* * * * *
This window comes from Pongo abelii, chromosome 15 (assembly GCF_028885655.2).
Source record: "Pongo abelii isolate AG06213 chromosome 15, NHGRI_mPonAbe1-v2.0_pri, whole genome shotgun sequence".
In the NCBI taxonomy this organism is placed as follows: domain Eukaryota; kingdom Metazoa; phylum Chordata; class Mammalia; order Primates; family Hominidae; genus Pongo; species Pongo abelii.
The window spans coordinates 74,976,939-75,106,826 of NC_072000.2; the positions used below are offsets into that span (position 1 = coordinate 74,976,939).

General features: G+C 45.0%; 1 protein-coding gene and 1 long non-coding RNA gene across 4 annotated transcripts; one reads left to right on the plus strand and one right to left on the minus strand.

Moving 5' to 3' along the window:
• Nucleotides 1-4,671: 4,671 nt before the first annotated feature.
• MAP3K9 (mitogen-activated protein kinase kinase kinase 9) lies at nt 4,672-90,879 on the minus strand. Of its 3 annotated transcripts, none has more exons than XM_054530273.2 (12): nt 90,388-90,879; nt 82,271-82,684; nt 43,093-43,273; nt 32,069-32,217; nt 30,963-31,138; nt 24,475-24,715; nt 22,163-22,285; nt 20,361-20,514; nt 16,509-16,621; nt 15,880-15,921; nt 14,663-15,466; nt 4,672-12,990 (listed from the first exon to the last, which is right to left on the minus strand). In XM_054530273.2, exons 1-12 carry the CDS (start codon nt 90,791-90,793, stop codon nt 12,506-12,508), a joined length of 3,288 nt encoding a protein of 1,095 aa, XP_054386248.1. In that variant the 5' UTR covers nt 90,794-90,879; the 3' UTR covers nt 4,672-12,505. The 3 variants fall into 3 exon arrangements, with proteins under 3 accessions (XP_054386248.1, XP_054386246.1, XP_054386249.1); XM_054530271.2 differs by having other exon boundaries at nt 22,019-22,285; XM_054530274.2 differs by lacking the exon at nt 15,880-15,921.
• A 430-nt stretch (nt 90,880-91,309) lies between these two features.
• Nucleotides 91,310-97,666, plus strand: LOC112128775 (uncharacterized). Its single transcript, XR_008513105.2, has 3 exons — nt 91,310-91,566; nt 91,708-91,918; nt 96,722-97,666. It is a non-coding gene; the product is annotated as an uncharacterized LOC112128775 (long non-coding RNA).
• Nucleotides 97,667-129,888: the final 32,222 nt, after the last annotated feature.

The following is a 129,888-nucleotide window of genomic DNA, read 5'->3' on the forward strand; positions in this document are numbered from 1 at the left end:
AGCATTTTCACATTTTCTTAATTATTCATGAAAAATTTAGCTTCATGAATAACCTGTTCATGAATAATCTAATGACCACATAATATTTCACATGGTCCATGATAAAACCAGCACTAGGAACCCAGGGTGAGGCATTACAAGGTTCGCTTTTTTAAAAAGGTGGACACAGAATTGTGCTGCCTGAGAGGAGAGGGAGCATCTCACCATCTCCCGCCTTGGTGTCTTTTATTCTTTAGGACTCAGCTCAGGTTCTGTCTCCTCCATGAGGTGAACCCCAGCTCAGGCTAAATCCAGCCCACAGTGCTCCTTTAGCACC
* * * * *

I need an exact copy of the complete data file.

This window comes from Pongo abelii, chromosome 15 (assembly GCF_028885655.2).
Source record: "Pongo abelii isolate AG06213 chromosome 15, NHGRI_mPonAbe1-v2.0_pri, whole genome shotgun sequence".
In the NCBI taxonomy this organism is placed as follows: domain Eukaryota; kingdom Metazoa; phylum Chordata; class Mammalia; order Primates; family Hominidae; genus Pongo; species Pongo abelii.
The window spans coordinates 74,976,939-75,106,826 of NC_072000.2; the positions used below are offsets into that span (position 1 = coordinate 74,976,939).

General features: G+C 45.0%; 1 protein-coding gene and 1 long non-coding RNA gene across 4 annotated transcripts; one reads left to right on the plus strand and one right to left on the minus strand.

Moving 5' to 3' along the window:
• Nucleotides 1-4,671: 4,671 nt before the first annotated feature.
• MAP3K9 (mitogen-activated protein kinase kinase kinase 9) lies at nt 4,672-90,879 on the minus strand. Of its 3 annotated transcripts, none has more exons than XM_054530273.2 (12): nt 90,388-90,879; nt 82,271-82,684; nt 43,093-43,273; nt 32,069-32,217; nt 30,963-31,138; nt 24,475-24,715; nt 22,163-22,285; nt 20,361-20,514; nt 16,509-16,621; nt 15,880-15,921; nt 14,663-15,466; nt 4,672-12,990 (listed from the first exon to the last, which is right to left on the minus strand). In XM_054530273.2, exons 1-12 carry the CDS (start codon nt 90,791-90,793, stop codon nt 12,506-12,508), a joined length of 3,288 nt encoding a protein of 1,095 aa, XP_054386248.1. In that variant the 5' UTR covers nt 90,794-90,879; the 3' UTR covers nt 4,672-12,505. The 3 variants fall into 3 exon arrangements, with proteins under 3 accessions (XP_054386248.1, XP_054386246.1, XP_054386249.1); XM_054530271.2 differs by having other exon boundaries at nt 22,019-22,285; XM_054530274.2 differs by lacking the exon at nt 15,880-15,921.
• A 430-nt stretch (nt 90,880-91,309) lies between these two features.
• Nucleotides 91,310-97,666, plus strand: LOC112128775 (uncharacterized). Its single transcript, XR_008513105.2, has 3 exons — nt 91,310-91,566; nt 91,708-91,918; nt 96,722-97,666. It is a non-coding gene; the product is annotated as an uncharacterized LOC112128775 (long non-coding RNA).
• Nucleotides 97,667-129,888: the final 32,222 nt, after the last annotated feature.

The following is a 129,888-nucleotide window of genomic DNA, read 5'->3' on the forward strand; positions in this document are numbered from 1 at the left end:
AGCATTTTCACATTTTCTTAATTATTCATGAAAAATTTAGCTTCATGAATAACCTGTTCATGAATAATCTAATGACCACATAATATTTCACATGGTCCATGATAAAACCAGCACTAGGAACCCAGGGTGAGGCATTACAAGGTTCGCTTTTTTAAAAAGGTGGACACAGAATTGTGCTGCCTGAGAGGAGAGGGAGCATCTCACCATCTCCCGCCTTGGTGTCTTTTATTCTTTAGGACTCAGCTCAGGTTCTGTCTCCTCCATGAGGTGAACCCCAGCTCAGGCTAAATCCAGCCCACAGTGCTCCTTTAGCACC